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The Case for Regional Integration: Lessons from Y. K. Museveni’s Address to AU

posted onFebruary 14, 2019
Andrew Besigye

In 1460, the Portuguese arrived at the Coast of what is now Sierra Leone and on Christmas day 1498; Vasco da Gama rounded the southern tip of Africa at Natal (Natali). This voyage across the Atlantic to the Indian Ocean by Da Gama as well as the earlier voyage to the Americas by Columbus was a response to economic as well as military pressures forced upon the Europeans by the Ottoman Turks.
These pressures are therefore the primary reason that Europeans hurriedly set off on conquest of new lands. In the Americas, the indigenous peoples – mistakenly referred to as Red Indians – suffering from similar organizational and societal defects as Africans, were wiped out by Europeans. Thus Europeans became Americans. The black man from the “dark continent” of Africa would not die easily. 500 years of slavery and colonization notwithstanding.

President Museveni notes that “there was also the gradual destruction of the artisan classes (the black smiths, the carpenters, the copper-smiths, the medicine men, etc.) and replacing their products with the imported ones.  Even with the primitive societies, they always produced their own food, their own clothes, their own weapons (spears, bows and arrows, etc.) and means for their own shelter (housing materials). It may only be the Africans of the colonial and neo-colonial era that depend on the food, clothes, weapons and building materials of others.  All this was a consequence of the distortions emanating from colonialism.”

By 1950, African nationalists in different geographical epochs begun clamoring for Independence. Africans dug into the primeval mud of history and there found her laws. African revolutionaries like Nyerere, Nkrumah, Kaunda, Cabral, Dr. Mondlane and others were empirics. They were not “Jacobins” like the opposition in Uganda now is. This is why African revolutions for Independence succeeded. By 1994, the last occupied territory of Africa, South Africa, gained her independence. Mandela’s ascendency from Hero to Champion was a consequence of these Revolutionaries and Revolutions.

The hope of African peoples for economic solidarity was however quickly dashed. By 1979, Africa was a continent of sometimes peaceful but often violent coups. Our liberators either forgot the cause for which Independence was fought for or the old weaknesses of tribalism and external interference were not thoroughly dealt with. History, it seems had left us “with mud and carried the corpses of the dead.”
This is why, the NRM, as early as 1983 adopted its 10 point program. Chief in this program were: Restoration of Democracy, Consolidation of National security and elimination of all forms of sectarianism, Defending and consolidating National Independence and Cooperation with other African countries in defending human and democratic rights of all Africans.  These principals have informed NRM’s vision of Uganda, East Africa and Africa.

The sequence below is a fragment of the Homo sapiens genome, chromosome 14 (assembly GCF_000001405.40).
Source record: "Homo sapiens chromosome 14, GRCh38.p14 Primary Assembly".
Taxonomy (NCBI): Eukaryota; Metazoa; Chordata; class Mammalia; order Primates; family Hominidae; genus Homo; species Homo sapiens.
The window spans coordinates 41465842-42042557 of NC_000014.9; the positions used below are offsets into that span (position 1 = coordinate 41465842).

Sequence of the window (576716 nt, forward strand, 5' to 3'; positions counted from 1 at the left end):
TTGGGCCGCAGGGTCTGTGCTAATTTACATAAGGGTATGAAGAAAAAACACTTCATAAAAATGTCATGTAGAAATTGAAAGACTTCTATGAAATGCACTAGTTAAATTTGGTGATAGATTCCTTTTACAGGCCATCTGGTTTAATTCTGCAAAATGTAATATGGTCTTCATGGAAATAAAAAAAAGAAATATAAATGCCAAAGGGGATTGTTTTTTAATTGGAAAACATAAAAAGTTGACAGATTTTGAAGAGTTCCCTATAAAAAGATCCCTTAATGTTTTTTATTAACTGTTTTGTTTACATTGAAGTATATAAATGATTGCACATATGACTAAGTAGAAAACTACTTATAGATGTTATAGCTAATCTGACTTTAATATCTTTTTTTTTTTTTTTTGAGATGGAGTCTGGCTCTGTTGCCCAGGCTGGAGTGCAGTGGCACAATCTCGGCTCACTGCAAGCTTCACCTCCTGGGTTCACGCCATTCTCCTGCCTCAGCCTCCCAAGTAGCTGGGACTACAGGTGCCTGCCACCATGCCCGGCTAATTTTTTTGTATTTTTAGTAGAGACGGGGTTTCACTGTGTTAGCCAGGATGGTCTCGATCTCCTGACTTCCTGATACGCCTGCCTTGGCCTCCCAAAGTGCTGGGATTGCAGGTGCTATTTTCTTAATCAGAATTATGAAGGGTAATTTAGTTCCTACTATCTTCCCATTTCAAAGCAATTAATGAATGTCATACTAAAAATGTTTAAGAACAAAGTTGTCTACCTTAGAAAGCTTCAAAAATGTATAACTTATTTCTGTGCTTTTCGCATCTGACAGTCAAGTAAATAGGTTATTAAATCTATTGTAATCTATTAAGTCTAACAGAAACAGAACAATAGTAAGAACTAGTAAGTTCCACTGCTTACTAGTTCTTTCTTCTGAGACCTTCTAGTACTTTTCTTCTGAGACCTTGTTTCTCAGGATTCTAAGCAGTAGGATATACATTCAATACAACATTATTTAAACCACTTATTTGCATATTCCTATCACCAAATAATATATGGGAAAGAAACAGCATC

The East African community, revived by Arap Moi (Kenya), Benjamin Mkapa (Tanzania) and Yoweri Museveni (Uganda) was revived in July 2000 and today is a success story being emulated by other regional blocks. The combined GDP of East Africa’s 6 partner states is now USD 146 Billion. A strong economic block in East Africa has meant that harmonious policies on trade negotiation with the European Union as well as the United States favor East Africa. A prime example is our treaty with the EU on “Everything But Arms”.

Besides trade, however, the East African region is now militarily stable. Coups are now shunned and democracy as well as respect of human rights continue to prosper. The creation of an East African Standby force safe guards the ideals of democracy.
The Continental Free Trade Area (CFTA), championed by president Kagame and the African Union can only work if Africa first strengthens her regional blocs of COMESA, SADC, ECOWAS, CEMAC and EAC. President Museveni opines thus: “political integration needs more intimacy. The people should either be similar or compatible. That is why I prefer Mwalimu Nyerere's strategy of Regional Federations where feasible.” He is right. This is because Integration of Africa resolves itself around 3 points: Prosperity, Strategic Security, and fraternity.
To paraphrase Koestler, “For those who had changed the face of history, there is no other duty than to stay here and be ready”. Africa finds herself at a precipice. To make our way in this fast changing global sphere of military adventurism, conglomerates and scientific innovation – the case for Africa’s Integration at firstly regional level and then Continental level is Critical. “History knows no scruples and no hesitation. Inert and unerring, she flows towards her goal.” The new Ottoman Turks (Europeans, Americans, Chinese and Turkey) are plotting. The face of history must be changed in Africa’s favor.

“The African leaders, therefore, need to work hard so as not to share the fate of the pre-colonial tribal chiefs that let down their peoples.” – Yoweri Museveni.

The writer is a Communications Assistant at Government Citizens Interaction Centre (GCIC), Ministry of ICT & National Guidance.



africa Reginal Intergration Museveni

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